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Though you may assume all homicide charges are viewed the same in the eyes of the law, this is far from the truth. As such, understanding how manslaughter and murder differ in Georgia is critical to protecting yourself if you are facing charges. The following blog explores how these two charges, which both involve taking the life of another, vary in severity. Additionally, you will discover how a Cobb County violent crimes lawyer can help you navigate the criminal justice system.

What Warrants a Murder Charge in Georgia?

In Georiga, murder is the most severe homicide charge someone can face. Additionally, there are no degrees of murder in Georgia, unlike other states. As such, ensuring you understand what constitutes this charge is critical. Generally, when you take the life of another person, you can face a murder charge under the following circumstances:

  • You intended to kill the individual
  • You killed another person, even unintentionally, while committing another felony crime
  • You acted with willful disregard for human life

If you are charged with murder in Georgia, you will face intense penalties if convicted. These consequences include life in prison, life in prison without the possibility of parole, and the potential for the death penalty.

How Does the State Define Manslaughter?

When you are charged with manslaughter in Georgia, you will be charged with involuntary or voluntary manslaughter.

Generally, voluntary manslaughter is charged to those who take the life of another person in the “heat of the moment.” This is most often used to describe instances in which one spouse finds the other committing adultery and kills their spouse or the affair partner. Because this discovery would cause the average person to become overwhelmed with rage, it is considered voluntary manslaughter.

Involuntary manslaughter occurs when someone’s reckless behavior unintentionally kills another person. For example, if you are speeding, you may have no intention of killing another person, but your reckless decision to disobey the speed limit can cause another person to lose their life.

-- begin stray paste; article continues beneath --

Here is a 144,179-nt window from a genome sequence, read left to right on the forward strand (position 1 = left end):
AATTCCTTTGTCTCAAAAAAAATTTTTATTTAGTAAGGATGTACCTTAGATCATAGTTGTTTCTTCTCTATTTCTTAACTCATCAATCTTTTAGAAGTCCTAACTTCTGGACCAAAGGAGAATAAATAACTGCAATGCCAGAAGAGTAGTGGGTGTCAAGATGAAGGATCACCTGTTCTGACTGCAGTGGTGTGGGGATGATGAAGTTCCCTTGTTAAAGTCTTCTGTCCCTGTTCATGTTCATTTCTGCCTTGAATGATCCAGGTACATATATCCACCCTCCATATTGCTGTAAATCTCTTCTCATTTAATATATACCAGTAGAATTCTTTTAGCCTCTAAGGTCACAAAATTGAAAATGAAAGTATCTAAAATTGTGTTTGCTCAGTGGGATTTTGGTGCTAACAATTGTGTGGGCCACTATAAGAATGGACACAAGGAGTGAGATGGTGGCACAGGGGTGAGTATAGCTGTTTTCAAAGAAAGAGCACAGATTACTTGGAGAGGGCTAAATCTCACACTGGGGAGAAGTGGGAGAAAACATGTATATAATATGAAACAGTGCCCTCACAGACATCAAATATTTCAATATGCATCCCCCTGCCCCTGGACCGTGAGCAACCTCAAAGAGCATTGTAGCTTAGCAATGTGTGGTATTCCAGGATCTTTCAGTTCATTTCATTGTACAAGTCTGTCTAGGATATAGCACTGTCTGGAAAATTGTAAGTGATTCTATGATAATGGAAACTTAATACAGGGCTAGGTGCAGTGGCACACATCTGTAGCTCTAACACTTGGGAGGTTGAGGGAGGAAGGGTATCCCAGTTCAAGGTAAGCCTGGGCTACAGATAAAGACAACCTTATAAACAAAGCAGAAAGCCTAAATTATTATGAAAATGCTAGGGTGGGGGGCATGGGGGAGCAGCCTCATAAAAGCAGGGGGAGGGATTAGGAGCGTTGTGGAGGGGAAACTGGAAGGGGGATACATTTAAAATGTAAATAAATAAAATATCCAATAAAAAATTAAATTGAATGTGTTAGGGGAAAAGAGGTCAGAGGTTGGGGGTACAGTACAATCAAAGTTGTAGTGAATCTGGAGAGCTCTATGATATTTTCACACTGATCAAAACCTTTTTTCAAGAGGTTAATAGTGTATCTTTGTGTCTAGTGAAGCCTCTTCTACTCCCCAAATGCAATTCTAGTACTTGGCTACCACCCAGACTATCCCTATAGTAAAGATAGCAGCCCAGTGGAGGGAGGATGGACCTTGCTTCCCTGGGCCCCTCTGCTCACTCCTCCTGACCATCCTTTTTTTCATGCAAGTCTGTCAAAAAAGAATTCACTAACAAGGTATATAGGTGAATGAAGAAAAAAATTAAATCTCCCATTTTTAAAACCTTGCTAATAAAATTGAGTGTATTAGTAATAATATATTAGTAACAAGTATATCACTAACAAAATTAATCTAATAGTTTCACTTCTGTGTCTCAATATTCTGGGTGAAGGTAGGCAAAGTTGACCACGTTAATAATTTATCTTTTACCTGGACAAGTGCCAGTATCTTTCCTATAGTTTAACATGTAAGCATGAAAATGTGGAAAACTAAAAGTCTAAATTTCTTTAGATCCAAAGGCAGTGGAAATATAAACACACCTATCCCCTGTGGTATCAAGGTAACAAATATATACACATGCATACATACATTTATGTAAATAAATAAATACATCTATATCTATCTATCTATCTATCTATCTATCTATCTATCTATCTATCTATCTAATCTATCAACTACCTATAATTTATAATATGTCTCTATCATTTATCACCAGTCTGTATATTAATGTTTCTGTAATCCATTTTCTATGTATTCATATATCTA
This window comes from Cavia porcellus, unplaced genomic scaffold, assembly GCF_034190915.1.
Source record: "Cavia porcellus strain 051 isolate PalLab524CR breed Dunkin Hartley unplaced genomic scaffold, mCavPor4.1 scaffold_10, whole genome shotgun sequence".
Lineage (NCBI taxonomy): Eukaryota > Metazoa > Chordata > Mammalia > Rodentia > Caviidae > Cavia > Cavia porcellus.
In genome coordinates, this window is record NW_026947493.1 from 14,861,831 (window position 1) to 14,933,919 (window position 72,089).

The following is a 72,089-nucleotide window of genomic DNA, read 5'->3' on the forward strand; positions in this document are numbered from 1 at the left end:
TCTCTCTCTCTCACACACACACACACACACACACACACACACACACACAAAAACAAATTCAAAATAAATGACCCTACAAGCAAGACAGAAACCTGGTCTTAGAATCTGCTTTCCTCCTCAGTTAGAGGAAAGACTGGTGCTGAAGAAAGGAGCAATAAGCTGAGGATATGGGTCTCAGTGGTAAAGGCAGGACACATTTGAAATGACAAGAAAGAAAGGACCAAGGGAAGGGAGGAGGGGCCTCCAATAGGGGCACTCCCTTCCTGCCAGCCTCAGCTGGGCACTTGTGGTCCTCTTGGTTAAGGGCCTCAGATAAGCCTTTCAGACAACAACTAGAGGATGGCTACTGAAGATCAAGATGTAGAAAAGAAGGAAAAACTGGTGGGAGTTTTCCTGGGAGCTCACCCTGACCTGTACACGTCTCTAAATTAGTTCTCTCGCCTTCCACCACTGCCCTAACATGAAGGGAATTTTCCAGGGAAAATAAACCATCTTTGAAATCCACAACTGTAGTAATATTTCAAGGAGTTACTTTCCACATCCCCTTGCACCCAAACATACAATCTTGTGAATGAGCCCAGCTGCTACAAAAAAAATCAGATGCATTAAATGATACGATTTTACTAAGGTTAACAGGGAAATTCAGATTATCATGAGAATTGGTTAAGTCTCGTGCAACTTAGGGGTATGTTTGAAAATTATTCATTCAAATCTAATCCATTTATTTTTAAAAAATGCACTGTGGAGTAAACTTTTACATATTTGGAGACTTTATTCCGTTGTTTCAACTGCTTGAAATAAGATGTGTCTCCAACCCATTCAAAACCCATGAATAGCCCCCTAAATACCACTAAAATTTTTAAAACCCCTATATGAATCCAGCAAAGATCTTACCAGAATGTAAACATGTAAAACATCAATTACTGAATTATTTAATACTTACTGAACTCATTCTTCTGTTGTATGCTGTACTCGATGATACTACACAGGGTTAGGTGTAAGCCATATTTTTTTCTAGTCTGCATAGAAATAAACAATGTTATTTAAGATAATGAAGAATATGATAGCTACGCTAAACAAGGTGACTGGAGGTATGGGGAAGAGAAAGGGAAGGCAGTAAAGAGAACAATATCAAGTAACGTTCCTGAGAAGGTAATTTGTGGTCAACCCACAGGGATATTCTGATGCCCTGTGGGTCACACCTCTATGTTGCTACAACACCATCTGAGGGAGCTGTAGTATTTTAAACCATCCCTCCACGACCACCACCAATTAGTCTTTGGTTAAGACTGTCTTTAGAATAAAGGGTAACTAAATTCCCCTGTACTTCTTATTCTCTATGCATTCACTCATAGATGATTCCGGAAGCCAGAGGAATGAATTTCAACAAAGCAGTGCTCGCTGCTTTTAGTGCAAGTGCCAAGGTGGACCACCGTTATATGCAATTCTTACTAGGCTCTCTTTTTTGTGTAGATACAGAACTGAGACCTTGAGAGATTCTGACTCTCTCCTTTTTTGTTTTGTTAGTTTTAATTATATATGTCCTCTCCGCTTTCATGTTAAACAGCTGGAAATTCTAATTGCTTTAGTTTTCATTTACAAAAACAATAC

In Georgia, those charged with voluntary manslaughter can face one to twenty years in prison. However, involuntary manslaughter, when charged as a felony, can warrant one to ten years behind bars. In the event it is charged as a misdemeanor crime, you can face up to one year in jail. Whether your involuntary charge warrants a felony or misdemeanor will depend on the circumstances surrounding your case.

If I’m Facing Charges, What Should I Do?

If you are charged in connection with a homicide, it’s imperative to understand what your rights are during these matters. Upon your arrest, you should immediately inform the officer you want legal representation and then invoke your right to remain silent. Anything you say can be held against you in court, and in the stress of the moment, you may accidentally say something incriminating. As such, do not talk to the police until you have spoken to the team at the Miller Law Practice.

When you need help, the Miller Law Practice, LLC, is ready to assist. We know facing any kind of homicide charge can be overwhelming. As such, we will work with you to explore your circumstances and determine the best course of action for your case. If you or a loved one are in legal trouble, contact us today.